Mikado 2017

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LOpSoc brings to the Nuffield Theatre a fresh and unique production of “The Mikado”, one of the most loved and best lasting Gilbert & Sullivan operettas. With a new aesthetic twist and setting, witty libretto and gorgeous music, this is a production to please newcomers and G&S fans alike.

Gilbert found all of the reference material he needed within a mile of his own home in South Kensington. From the Japanese Village in Knightsbridge, a male dancer and a tea-girl were permitted to give their services to the Savoy management. The dancer was not only polite and refined, but also an accomplished linguist. The tea-girl was responsible for teaching the ladies Japanese deportment: how to walk, run or dance in as tiny and graceful steps as possible, and how to spread and snap the fan to express different emotions.

Therefore, the original production portrayed an exaggerated, yet somehow faithful, image of Japan from an English perspective at that time. In present day, the operetta has sometimes been considered to play too much on stereotypes. However, Gilbert \& Sullivan's intention was only to seek in an exotic setting an opportunity to build a clever and fun critique of their very own English politics and society.

From its inception The Mikado has been heavily based in pure imagination, as Gilbert had never been to Japan himself. It is exactly there where we set our version of this story: in an imaginary world. Already in the overture we meet Wendy, James and Peter, three friends who are folding origami together. They soon start to name their toys and create a world and story for each one of them - the story of The Mikado. As the plot progresses we also learn more about each child's personality; of Wendy's sensitivity and romantic view of the world, Peter's wit and playfulness, and James' stubbornness and sometimes overbearing attitude.

The tale begins when the three children decide to fold origami figures. They play with their creations, naming each one and imagining a story for them. However they don't always agree on the course of the plot...

Nanki-Poo, the son of the Mikado, fled the imperial court to escape marriage with Katisha. Disguised, he falls in love with Yum-Yum, who is already betrothed to her guardian Ko-Ko, the soft-hearted Lord High Executioner of Titipu. Nanki-Poo is devastated, but in a secret meeting with Yum-Yum he confesses his love, revealing his true identity and the reason why he ran away. Meanwhile, the Mikado sends a letter demanding that an execution is carried out within a month, otherwise Titipu will lose its privileges. Ko-Ko comes up with an ingenious plan after finding out that Nanki-Poo, in his heart-broken misery, has decided to commit suicide. Since he is decided to die, Nanki-Poo should volunteer to be publicly executed instead, thus solving the issue of how to fulfil the Emperor's order. In exchange, Nanki-Poo and Yum-Yum can be married for a month prior to his execution. However, Katisha discovers Nanki-Poo's whereabouts, and is not at all willing to let him go... Intersecting love triangles, political intrigue, disguised identities and origami meet in Titipu.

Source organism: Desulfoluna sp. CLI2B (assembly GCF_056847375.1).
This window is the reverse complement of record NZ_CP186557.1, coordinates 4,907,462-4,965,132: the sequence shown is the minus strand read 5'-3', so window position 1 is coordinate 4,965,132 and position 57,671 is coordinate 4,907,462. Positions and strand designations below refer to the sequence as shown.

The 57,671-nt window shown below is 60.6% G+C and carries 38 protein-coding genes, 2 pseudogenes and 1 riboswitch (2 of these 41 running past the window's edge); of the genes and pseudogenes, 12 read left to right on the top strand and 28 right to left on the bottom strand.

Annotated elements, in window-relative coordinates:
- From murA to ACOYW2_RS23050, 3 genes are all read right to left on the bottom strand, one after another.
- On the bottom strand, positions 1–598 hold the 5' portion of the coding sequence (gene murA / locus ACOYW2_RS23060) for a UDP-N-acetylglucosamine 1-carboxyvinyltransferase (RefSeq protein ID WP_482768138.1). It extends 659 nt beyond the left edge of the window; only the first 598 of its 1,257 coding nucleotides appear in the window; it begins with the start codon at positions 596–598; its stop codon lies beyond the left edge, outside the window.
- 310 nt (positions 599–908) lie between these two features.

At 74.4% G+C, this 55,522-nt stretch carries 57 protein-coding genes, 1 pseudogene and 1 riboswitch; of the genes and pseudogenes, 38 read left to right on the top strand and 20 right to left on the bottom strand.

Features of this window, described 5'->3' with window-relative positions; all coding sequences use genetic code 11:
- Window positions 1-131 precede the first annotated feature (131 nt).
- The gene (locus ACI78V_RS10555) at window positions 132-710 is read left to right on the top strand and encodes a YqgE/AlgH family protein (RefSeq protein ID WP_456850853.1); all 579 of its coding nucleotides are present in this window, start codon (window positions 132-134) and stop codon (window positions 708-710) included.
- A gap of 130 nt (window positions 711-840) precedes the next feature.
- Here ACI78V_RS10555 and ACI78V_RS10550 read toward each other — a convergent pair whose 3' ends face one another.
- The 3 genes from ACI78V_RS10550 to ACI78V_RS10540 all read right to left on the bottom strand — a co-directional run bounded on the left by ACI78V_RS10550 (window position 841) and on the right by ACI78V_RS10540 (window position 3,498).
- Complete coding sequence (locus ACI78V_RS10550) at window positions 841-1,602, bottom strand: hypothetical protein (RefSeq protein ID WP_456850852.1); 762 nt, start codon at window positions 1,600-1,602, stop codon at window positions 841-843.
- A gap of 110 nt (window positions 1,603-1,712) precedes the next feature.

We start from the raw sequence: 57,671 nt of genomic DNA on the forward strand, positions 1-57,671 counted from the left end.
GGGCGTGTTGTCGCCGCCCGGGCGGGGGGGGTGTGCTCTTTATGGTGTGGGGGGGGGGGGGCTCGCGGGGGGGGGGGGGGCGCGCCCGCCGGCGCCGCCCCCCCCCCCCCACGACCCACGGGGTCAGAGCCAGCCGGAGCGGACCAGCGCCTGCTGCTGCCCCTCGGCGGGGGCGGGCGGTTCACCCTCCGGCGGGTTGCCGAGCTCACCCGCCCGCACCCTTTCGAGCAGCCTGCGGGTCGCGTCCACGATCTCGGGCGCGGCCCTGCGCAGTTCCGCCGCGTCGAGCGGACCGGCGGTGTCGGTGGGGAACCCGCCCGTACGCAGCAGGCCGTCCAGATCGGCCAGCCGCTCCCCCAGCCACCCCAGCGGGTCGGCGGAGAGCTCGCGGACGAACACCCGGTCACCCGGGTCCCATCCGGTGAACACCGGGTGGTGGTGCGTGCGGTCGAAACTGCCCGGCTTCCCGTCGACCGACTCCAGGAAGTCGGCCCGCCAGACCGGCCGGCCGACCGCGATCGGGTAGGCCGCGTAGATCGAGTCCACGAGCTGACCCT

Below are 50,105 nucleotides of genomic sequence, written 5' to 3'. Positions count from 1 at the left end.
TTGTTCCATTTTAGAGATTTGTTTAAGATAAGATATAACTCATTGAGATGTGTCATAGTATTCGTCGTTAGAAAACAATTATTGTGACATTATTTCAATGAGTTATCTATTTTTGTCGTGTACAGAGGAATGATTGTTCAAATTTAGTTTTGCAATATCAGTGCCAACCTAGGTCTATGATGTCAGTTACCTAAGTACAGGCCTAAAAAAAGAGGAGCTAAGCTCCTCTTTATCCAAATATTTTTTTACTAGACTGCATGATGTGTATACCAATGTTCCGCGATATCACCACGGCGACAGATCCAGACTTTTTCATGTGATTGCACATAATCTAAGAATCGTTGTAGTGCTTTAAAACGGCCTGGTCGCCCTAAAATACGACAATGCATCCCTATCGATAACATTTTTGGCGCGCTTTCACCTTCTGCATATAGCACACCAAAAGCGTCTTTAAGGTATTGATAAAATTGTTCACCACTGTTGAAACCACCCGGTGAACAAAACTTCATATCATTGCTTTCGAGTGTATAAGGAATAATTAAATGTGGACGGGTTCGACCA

Production Team[edit]

Role Name
Directors Billy Boulton and George Smith
Musical Director David Child
Assistant Musical Directors Liam Chan and Natasha Bennetts
Choreographer Renata SK
Producers Renata SK, Isaac Treuherz, Lucy Rose, and Venetia Matthews
Costumes Amber Courage and Eris Perring
Technical Directors David Young and Tom Pell


Role Name
Yum-Yum Amy Wardle
Pitti-Sing Emma Paull
Peep-Bo Amber Courage
Katisha Jenny Samuel
Nanki-Poo Barnaby Wilson
Ko-Ko Ben Walker
Pish-Tush Richard Kille
The Mikado Joe Hand
Wendy Nadia Fundell
Peter Patrick Edwards
James Isaac Treuherz
Chorus Abby Pardoe
Chorus Abigail Smith
Chorus Andrew Wood
Chorus Eris Perring
Chorus Jamie Hizzett
Chorus Julie Hao
Chorus Katie Giles
Chorus Lucia Watts
Chorus Mandy Yuan
Chorus Megan Warinton
Chorus Michelle McInnes
Chorus Renata SK
Chorus Rhiannon Creffield
Chorus Robyn Hunt
Chorus Sabrina Beever
Chorus Steve Jenkins
Chorus Tom Hudson
Chorus Venetia Matthews


Role Name
Conductor David Child
Violin I Emma Benson and Thomas Dyke
Violin II Peter Welinkar and Nommy Mlalazi
Viola Katie Harding
Cello Kara Jackman
Double Bass Fiona Sunderland
Flute Bethany Lee and Natasha Bennetts
Piccolo Eleanor Philpott
Oboe Jacob Thorne
Clarinet Katie Chappell and Lilian Lee
Bassoon Catriona Gibbon
Trumpet Patrick Wakelam, Billy Fisher and Robbie Smith
Horn Joshua Wright
Trombone Tom Grieg, Will Edwards and Ellie Bristow
Percussion Torjus Martinsen

Technical Team (StageSoc)[edit]

Role Name
Technical Directors David Young and Tom Pell
Lighting Designers George Tucker and Jason Garde
Lighting Operator Martha Fooks
Followspot Operators Georgie Grieve and Phoeve Lewis
Deputy Stage Manager Edmund King
Stage Manager Josh Curry
Sound Crew Oliver Trojak, Zavier Scozzari, Will Barber, Hannah Parsons, Callum Bates
Fly Crew Joseph Lynch, Laurie Kirkcaldy, Adam Taussik